Paul Whitford is an assistant professor of physics at Northeastern University. He uses high performance computing to study the dynamics of biological systems to understand the physical principles that govern the dynamics of cells.
A particular interest is bacterial ribosomes. “With the ribosome we are trying to understand the dynamics of a very complex molecular system,” says Whitford. In this video, Whitford lifts the lid on the interior landscape of the ribsosome, and his research seeking a nanoscale biomechanical understanding of how it works.
Modeling Molecular Machines – video credit: Helen Hill
“You can think of these systems as tiny motors similar to a car engine except scaled down by billions in size. What we are trying to understand, is how these little motors travel between all the different places in the cell and how they carry out all of their various functions when they get there.”
To do this Whitford and his team run elaborate molecular simulations on Northeastern University’s Discovery Cluster housed at the MGHPCC in Holyoke, MA. “If you think of a car engine, you know where the gas pedal is and what it does – well, put simply, our research is asking where is the gas pedal in these little machines?”
The research that Whitford’s Group is pursuing has many applications ranging from health to nano-technology. “The nano-technology applications we have in mind are the design of molecular scale machines to carry out highly specific functions within the body. Our work provides the rules for how those machines work and blueprints for designing them. On the health side perhaps you would like to suppress replication of a cancer cell or kill some bacteria. To do that you have to know what are the key features that control each biological system.”
Whitford recalls how when he first started trying to model the complexities of the ribosome back when he was a graduate student at the University of California, San Diego his colleagues would look at him like he was a little bit crazy, saying that what he was attempting was impossible. Now though, with the rapid increase in computing power and the facilities accessible to him through Northeastern and MGHPCC, he is able to run such models routinely making it practical to propose many ideas, and test them with rapid turn around times that really allow the science to move quickly, something that just ten years ago, he says, would have been unthinkable.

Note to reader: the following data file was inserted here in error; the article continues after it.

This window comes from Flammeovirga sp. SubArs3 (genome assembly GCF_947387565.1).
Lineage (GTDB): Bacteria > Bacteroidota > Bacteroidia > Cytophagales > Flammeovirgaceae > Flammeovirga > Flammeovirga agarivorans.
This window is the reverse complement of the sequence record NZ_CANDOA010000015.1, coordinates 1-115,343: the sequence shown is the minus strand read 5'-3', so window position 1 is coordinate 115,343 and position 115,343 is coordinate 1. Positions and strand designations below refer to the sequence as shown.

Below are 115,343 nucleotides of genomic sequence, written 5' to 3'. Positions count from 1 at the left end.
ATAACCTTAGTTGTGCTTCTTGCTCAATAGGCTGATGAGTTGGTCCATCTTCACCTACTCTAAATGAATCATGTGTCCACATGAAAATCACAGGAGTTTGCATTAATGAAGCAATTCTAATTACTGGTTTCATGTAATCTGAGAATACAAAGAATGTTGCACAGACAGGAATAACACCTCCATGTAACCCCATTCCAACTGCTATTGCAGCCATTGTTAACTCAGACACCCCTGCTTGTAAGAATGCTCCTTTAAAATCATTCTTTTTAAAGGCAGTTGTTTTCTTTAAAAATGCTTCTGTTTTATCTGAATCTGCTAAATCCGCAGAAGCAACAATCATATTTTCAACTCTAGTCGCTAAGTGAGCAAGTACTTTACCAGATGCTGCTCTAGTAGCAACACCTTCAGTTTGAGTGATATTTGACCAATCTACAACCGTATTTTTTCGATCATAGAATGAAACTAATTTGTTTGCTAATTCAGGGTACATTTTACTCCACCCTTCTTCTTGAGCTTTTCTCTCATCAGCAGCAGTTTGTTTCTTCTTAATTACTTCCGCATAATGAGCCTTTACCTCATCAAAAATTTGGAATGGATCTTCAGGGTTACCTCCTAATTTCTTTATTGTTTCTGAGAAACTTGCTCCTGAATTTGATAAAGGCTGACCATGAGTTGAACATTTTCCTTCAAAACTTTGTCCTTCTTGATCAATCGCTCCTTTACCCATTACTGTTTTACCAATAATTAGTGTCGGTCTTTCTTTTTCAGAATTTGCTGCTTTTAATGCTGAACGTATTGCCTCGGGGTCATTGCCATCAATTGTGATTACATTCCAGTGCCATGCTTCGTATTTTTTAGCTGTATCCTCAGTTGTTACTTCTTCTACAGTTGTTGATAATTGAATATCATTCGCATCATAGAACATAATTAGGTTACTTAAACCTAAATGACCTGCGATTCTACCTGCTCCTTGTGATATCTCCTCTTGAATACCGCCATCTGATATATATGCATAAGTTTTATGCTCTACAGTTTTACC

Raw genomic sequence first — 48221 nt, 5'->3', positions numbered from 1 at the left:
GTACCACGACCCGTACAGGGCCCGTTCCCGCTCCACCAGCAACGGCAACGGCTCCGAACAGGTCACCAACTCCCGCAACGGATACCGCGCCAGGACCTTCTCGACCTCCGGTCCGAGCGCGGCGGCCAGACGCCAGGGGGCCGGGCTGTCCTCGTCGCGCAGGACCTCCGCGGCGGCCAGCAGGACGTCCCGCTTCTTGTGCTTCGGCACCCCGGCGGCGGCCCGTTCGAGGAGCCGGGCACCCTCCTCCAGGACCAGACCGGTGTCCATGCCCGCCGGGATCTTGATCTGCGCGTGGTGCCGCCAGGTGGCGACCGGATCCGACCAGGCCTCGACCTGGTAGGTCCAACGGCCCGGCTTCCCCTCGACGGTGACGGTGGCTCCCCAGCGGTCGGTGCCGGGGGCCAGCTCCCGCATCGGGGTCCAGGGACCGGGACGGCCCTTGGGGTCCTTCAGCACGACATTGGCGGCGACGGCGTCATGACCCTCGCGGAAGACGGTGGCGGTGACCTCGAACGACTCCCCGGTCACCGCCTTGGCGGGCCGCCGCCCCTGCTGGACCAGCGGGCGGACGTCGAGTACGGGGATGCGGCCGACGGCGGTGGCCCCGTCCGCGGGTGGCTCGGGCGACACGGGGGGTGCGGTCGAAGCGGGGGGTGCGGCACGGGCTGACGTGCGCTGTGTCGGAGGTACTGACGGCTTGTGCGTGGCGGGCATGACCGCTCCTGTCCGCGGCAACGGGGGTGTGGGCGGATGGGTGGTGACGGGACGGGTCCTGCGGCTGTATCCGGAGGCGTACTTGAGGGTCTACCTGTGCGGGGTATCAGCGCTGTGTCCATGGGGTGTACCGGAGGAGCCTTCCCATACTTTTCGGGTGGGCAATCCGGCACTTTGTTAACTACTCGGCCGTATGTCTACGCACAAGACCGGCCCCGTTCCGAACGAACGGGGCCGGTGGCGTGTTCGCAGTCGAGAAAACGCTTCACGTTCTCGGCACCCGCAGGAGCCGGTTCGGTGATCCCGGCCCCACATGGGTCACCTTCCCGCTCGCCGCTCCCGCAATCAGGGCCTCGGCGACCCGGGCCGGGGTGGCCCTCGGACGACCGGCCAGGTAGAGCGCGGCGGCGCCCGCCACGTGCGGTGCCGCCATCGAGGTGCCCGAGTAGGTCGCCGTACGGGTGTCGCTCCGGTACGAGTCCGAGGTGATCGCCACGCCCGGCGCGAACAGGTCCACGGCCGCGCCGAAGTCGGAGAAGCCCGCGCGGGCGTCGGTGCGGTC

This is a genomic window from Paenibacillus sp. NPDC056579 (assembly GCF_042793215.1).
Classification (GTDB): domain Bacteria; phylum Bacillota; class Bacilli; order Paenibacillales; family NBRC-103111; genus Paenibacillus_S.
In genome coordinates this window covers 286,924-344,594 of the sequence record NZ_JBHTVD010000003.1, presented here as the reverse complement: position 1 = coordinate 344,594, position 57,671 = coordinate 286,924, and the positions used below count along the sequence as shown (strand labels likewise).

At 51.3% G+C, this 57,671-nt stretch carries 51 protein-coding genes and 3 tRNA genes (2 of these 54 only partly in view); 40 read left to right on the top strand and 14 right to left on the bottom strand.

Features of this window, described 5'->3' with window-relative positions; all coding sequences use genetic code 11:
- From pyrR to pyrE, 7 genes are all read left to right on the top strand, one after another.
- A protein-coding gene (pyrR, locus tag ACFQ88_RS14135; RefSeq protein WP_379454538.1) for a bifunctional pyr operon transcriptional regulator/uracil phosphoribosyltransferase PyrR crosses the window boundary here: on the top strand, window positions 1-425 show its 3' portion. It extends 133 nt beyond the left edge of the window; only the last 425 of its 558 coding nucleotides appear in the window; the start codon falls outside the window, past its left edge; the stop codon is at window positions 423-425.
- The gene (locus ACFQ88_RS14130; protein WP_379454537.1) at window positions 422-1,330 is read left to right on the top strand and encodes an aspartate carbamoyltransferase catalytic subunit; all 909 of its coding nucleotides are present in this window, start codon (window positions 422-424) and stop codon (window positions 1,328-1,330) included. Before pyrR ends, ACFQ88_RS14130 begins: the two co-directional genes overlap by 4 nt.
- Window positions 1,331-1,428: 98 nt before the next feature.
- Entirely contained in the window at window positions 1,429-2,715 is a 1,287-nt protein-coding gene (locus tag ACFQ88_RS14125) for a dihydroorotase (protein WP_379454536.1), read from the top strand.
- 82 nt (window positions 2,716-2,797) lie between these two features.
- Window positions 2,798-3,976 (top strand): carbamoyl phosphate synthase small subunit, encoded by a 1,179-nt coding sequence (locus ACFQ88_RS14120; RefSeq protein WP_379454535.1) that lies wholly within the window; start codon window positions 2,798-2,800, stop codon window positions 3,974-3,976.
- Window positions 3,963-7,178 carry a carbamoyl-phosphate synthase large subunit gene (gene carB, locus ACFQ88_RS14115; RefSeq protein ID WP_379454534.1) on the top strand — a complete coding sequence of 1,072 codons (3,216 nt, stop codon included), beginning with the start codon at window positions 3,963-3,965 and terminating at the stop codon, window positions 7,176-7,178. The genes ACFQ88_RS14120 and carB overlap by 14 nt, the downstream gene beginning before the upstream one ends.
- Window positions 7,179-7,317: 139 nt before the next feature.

“Now that we have so many resources, and we have so many models that we can apply to study these systems, we can start to tackle the many conformational changes and functions of the system,” says Whitford. In their work his team has so far touched on just two or three major motions, but he says there are dozens that remain unexplored and he is looking forward to what the future holds. “It’s going to take many years to really go through each of these steps and understand what is going on through each of them, but the potential pay off is enormous,” he says.
About the Researcher
Professor Whitford’s research probes the energetic properties of biomolecular dynamics through a combination of theoretical modeling and high-performance computing (HPC). His investigations of biomolecular order-disorder transitions and energy transduction processes span from protein and ribonucleic acid folding, to large-scale conformational rearrangements in molecular machines. Since this work is at the interface of statistical mechanics, and areas of chemical and biological research, many investigations are performed in close collaboration with experimental researchers, which allows for quantitative comparisons of theoretical concepts and cellular dynamics.
The principal class of models that Whitford’s Group uses for simulating biomolecules are Structure-Based Models. Grounded by experimental observables, these models approximate the effective energy landscape of a molecule by a single (or a few) dominant basins of attraction. It is then possible to systematically analyze the response of the system to perturbations, which can mimic drug interactions, changes in cellular conditions, the formation of biomolecular interfaces and energy-releasing chemical steps. From this, Whitford and his group are able to identify the essential energy landscape features that are responsible for biological function.
In a recent study Whitford observed that a large portion of a complex assembly they were studying undergoes a novel motion that had not been seen experimentally. Subsequently published experiments suggest very similar motions do indeed occur suggesting lending strong support that the theoretical models Whitford and his team are developing are able to provide valuable insights into the relationship between all of these various moving components.